Pattern Crazy

Back to Basics: Essential Tools and Materials for Acrylic Painting
Stained Glass Effect
Spring Bird Burlap Panel
Drawing Basics: Simple way to draw feet
Collage Tips-Making your collage more cohesive

Life Imitates Doodles/Exaclair Giveaway - Clairefontaine Maritime Travel Log Album
Review and Giveaway: Paperblanks Mini Reporter Notebooks
Quo Vadis Planner Spotlight: Hebdo #56

VOTE-Which Aberdeen Notebook shall I give away?

Tuesday, April 15, 2014

Which Aberdeen Notebook shall I give away?

Daycraft has added two new limited edition notebooks to their Animal Pals selection.
These adorable books are based on the movie Aberdeen, and I just received one of each in the mail.

This means an upcoming review AND since the inside of the notebooks are the same, it means I'll be giving one away (and it will be open to international!).  

My question. Which one shall I give away?  Greenie or the Blue Whale?  Just comment with your choice by Thursday 11:59 PDT and then sometime in the next week or two, I'll have  a review and give away the edition with the most votes!

Tuesday Links to Tangles, Tutorials and Giveaways #zentangle #Giveaways #ArtJournal

New Fairy-Tangles™ Coloring Sheet for sale from Norma J Burnell, CZT
The BaZilly tangle

Art Journaling Prompts & Inspiration

Tip: Another Surface Technique for Creative Paperclay
Ghost stamping with bleach
Mixing a Green Color Palette in Watercolors
Dollar Store Candle REDUX... Mediterranean #MixedMedia Candle tutorial
Stencil and doodle artwork
Watercolor Floral Demo – “Nymphaea”

Life Imitates Doodles/Exaclair Giveaway - Clairefontaine Maritime Travel Log Album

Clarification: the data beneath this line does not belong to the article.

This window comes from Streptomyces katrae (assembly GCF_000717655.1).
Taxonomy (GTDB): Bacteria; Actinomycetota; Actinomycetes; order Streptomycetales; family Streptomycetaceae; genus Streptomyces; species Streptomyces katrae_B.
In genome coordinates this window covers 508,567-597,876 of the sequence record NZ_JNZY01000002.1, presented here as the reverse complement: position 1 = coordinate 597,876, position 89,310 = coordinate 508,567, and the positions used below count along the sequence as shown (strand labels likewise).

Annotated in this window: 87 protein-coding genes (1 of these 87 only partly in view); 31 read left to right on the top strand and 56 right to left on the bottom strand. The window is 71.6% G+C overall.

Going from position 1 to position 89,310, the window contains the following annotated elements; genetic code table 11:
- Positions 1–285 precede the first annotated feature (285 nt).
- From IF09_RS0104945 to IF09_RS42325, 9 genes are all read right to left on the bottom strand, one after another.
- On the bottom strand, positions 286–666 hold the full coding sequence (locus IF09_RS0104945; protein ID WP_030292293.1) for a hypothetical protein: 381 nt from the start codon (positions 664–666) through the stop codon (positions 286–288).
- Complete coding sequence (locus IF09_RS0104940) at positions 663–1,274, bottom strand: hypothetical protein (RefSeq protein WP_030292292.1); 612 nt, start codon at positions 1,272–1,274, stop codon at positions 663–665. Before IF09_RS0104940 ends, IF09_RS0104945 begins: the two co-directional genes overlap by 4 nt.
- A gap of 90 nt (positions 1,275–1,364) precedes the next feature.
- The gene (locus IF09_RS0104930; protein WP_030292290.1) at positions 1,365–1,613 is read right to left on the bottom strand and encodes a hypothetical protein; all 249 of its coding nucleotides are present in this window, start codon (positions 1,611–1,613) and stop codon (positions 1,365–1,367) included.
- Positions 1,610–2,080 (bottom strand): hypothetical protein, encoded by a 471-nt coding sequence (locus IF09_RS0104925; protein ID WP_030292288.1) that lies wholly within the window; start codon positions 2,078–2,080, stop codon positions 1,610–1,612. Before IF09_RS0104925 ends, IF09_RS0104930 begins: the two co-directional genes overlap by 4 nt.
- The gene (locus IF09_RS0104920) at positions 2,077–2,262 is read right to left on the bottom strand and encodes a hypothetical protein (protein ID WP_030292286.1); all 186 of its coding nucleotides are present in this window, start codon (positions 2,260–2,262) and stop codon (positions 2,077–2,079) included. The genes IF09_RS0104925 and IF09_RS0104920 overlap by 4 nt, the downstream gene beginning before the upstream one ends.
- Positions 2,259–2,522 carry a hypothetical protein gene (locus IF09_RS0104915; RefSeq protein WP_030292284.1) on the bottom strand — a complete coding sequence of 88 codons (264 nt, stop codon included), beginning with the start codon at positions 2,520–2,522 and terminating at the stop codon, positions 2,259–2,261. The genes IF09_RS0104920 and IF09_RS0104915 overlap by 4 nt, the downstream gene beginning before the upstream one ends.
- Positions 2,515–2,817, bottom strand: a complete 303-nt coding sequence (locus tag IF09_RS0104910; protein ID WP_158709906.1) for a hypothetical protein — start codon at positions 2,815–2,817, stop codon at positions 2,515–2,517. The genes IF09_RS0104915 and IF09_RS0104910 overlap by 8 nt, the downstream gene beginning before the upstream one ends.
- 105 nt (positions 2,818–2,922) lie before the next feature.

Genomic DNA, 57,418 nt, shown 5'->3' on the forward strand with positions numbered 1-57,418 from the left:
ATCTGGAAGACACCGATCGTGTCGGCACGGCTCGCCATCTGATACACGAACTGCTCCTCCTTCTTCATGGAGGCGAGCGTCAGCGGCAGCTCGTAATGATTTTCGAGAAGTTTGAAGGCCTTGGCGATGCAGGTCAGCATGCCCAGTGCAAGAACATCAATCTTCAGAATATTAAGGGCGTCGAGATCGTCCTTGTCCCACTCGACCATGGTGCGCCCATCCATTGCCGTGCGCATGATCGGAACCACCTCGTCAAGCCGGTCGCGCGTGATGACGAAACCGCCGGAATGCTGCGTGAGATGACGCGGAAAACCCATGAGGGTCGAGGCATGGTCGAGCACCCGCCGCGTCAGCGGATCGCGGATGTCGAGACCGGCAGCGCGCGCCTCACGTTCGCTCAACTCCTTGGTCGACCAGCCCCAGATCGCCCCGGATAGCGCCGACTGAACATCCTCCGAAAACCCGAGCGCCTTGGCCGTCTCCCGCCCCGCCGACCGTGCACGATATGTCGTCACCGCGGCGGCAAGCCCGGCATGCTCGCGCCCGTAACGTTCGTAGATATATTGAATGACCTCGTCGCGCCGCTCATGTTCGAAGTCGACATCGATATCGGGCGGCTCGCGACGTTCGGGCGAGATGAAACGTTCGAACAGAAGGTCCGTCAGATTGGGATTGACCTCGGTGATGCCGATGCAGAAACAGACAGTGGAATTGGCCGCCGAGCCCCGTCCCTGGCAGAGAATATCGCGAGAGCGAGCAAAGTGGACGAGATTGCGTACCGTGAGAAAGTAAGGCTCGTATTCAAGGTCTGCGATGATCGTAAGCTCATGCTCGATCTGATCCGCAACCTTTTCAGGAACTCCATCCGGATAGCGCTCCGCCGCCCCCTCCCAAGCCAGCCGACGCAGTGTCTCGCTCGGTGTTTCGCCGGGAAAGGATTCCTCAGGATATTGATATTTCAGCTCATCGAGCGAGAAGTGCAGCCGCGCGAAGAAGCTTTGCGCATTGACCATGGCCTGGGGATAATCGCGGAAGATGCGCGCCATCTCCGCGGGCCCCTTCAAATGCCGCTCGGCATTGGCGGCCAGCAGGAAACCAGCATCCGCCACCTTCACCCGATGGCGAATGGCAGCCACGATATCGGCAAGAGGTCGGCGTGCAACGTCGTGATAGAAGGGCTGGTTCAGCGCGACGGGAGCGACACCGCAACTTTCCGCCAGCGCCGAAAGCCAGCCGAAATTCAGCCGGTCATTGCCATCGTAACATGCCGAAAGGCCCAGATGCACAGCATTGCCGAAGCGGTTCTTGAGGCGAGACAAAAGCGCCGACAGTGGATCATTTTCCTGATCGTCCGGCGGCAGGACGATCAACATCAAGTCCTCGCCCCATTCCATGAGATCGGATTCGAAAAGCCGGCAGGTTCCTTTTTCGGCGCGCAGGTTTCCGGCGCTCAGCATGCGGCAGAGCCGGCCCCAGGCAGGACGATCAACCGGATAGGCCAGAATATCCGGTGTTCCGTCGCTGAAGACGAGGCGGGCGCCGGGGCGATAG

WIN A Recycled Leeds “Trash Talking” Backpack Stuffed With Sustainable Office Supplies
Epiphany Crafts 9,000th FAN Giveaway

VOTE-Which Aberdeen Notebook shall I give away?

Free Downloadable Coloring Worksheets by Jody Pham
A selection of free printable ATC backs

Monday, April 14, 2014

The True Story of the Frog Prince #ArtJournal #ArtJournaling #LifeImitatesDoodles

I'm currently involved in an art journal swap, where we have a OLW (one little word) as the theme for our journals.  This month's particular word was 'metamorphosis'.  I knew the owner of the journal was fond of French Bulldogs, which are often, fondly, called Frog Dogs.

I wanted to include a Frog Dog in my spread, but how to tie that in with the word Metamorphosis?

When I hit a conundrum like this, my strategy is to come up with a story--in the case, the True Story of the Frog Pince.  It seems much more likely to me than the Grimm version.

Ginger Horse #ZentangleInspiredArt #FountainPen #PenAndInk

You know how sometimes a work just fights you while you're trying to draw it?  I had an idea tickling my brain, a desire to combine styl...